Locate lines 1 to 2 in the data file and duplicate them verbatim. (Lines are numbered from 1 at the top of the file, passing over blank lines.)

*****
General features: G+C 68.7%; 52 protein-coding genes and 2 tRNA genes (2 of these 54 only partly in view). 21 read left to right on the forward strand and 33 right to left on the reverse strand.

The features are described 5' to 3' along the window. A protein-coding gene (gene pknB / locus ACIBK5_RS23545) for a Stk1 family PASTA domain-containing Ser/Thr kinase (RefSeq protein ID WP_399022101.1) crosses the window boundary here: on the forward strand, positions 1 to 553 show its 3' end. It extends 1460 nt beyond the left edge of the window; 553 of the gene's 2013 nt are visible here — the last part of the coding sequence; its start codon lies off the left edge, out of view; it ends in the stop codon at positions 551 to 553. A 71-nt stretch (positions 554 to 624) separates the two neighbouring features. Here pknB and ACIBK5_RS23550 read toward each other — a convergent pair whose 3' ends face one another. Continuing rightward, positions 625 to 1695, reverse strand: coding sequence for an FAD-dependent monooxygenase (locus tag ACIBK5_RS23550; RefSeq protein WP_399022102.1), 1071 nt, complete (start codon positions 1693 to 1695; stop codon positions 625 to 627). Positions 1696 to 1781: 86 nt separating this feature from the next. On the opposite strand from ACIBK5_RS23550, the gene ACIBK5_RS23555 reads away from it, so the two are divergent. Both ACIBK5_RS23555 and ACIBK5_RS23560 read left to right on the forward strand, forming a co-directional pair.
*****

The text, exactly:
General features: G+C 68.7%; 52 protein-coding genes and 2 tRNA genes (2 of these 54 only partly in view). 21 read left to right on the forward strand and 33 right to left on the reverse strand.

The features are described 5' to 3' along the window. A protein-coding gene (gene pknB / locus ACIBK5_RS23545) for a Stk1 family PASTA domain-containing Ser/Thr kinase (RefSeq protein ID WP_399022101.1) crosses the window boundary here: on the forward strand, positions 1 to 553 show its 3' end. It extends 1460 nt beyond the left edge of the window; 553 of the gene's 2013 nt are visible here — the last part of the coding sequence; its start codon lies off the left edge, out of view; it ends in the stop codon at positions 551 to 553. A 71-nt stretch (positions 554 to 624) separates the two neighbouring features. Here pknB and ACIBK5_RS23550 read toward each other — a convergent pair whose 3' ends face one another. Continuing rightward, positions 625 to 1695, reverse strand: coding sequence for an FAD-dependent monooxygenase (locus tag ACIBK5_RS23550; RefSeq protein WP_399022102.1), 1071 nt, complete (start codon positions 1693 to 1695; stop codon positions 625 to 627). Positions 1696 to 1781: 86 nt separating this feature from the next. On the opposite strand from ACIBK5_RS23550, the gene ACIBK5_RS23555 reads away from it, so the two are divergent. Both ACIBK5_RS23555 and ACIBK5_RS23560 read left to right on the forward strand, forming a co-directional pair.